“Maybe they should have taught me how to budget a little more carefully or something.”
This is the reply a 22-year-old university student gave when she called a radio show to ask for advice on what to do after she spent the entire $90,000 (£58,000) college fund left to her by her grandparents on “school clothes and a college break” (a.k.a. expensive clothes, shoes, and a trip to Europe) – and blamed her parents for it.
The student, known only as Kim, appeared on radio show The Bert Show based in Atlanta, Georgia, to discuss how she thought the trip to Europe was part of her education, adding: “That’s how I try to justify that.”
Now, however, Kim said she is “stressed” after the bill came through for her final year at university – for which she needs $20,000 (£13,000) in order to finish her studies.
The radio show’s hosts hit-out at Kim, who spoke via a voice-disguiser, with sarcastic comments and tried to give her some harsh lessons in the process.
One of the hosts, Kristin Klingshirn, told Kim to grow-up and “take responsibility and accountability” for her actions, come clean to her parents, and that she should ask to borrow the money from them and pay back every penny of it.
After speaking with her parents, Kim called the station back some time later to say she had discussed her situation with her dad “who was a little bit of a jerk about it” – after he chuckled and said he couldn’t help her out.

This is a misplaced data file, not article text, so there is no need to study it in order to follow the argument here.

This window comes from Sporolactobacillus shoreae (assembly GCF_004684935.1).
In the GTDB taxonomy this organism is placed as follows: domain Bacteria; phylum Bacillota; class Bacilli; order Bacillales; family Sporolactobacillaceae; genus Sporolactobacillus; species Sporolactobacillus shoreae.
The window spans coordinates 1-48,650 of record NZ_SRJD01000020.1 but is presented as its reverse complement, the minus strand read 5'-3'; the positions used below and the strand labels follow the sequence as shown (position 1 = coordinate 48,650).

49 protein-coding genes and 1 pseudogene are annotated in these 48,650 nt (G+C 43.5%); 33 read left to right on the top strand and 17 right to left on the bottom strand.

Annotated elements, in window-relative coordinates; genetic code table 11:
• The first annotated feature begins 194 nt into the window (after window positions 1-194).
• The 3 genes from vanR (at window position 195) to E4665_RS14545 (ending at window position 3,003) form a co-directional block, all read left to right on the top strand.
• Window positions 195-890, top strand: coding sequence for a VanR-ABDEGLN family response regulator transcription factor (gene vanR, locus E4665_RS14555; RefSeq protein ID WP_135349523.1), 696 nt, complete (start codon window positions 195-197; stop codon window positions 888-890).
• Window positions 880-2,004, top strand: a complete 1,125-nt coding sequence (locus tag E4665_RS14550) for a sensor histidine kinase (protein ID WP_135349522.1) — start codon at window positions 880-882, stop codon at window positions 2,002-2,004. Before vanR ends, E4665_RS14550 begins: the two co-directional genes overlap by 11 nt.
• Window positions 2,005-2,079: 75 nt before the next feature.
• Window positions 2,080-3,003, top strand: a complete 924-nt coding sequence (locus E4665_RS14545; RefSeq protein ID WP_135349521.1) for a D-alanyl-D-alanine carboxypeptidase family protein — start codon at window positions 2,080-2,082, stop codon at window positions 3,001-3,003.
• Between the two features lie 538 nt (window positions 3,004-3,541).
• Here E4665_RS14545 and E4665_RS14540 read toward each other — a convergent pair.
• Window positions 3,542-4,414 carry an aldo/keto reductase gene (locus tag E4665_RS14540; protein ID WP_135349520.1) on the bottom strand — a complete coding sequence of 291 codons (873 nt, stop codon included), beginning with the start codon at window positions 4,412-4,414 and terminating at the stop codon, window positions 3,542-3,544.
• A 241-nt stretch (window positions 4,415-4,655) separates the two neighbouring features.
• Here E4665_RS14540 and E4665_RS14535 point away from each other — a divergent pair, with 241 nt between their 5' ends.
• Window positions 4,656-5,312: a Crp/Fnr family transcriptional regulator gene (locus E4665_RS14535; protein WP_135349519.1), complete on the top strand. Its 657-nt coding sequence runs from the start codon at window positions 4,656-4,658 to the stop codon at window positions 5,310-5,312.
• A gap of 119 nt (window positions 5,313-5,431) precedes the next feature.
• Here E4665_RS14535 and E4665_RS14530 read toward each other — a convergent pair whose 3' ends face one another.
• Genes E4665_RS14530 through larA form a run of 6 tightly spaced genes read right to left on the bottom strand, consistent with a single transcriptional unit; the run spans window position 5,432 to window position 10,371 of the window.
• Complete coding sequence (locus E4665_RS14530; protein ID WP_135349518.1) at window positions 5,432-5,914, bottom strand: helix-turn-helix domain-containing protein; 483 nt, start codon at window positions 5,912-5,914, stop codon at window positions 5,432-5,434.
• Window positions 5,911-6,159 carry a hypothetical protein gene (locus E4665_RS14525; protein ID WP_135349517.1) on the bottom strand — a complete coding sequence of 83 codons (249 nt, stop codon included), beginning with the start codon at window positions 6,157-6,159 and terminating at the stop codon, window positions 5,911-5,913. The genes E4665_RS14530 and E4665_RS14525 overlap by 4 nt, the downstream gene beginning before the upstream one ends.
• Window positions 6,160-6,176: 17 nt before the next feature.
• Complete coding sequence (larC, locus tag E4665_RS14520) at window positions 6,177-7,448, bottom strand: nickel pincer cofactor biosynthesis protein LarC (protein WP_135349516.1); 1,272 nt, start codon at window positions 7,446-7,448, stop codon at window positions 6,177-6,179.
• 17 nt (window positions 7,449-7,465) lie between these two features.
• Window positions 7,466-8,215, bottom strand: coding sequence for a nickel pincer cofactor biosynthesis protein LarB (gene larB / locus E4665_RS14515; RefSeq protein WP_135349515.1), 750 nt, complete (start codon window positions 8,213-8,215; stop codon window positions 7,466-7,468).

When the show’s hosts suggested the sum she was after was quite large and maybe they couldn’t afford it, Kim replied: “They’re not being honest with me, saying they don’t have money because my dad has worked for, like, a million years and they have a retirement account.”
When host, Jeff Dauler, suggested she find a part-time job – perhaps at the school cafeteria – Kim replied: “That’s embarrassing.”
Just when it seemed she may come round to the idea of working to save-up some money, it was Kim’s parents who still had to take the blame. She insisted: “I know they’re trying to teach me a lesson and blah, blah, blah – and character-building – but, like, I hope they realise working part-time could have such a negative effect on my grades – and as a person.”
Listen to the full interview here.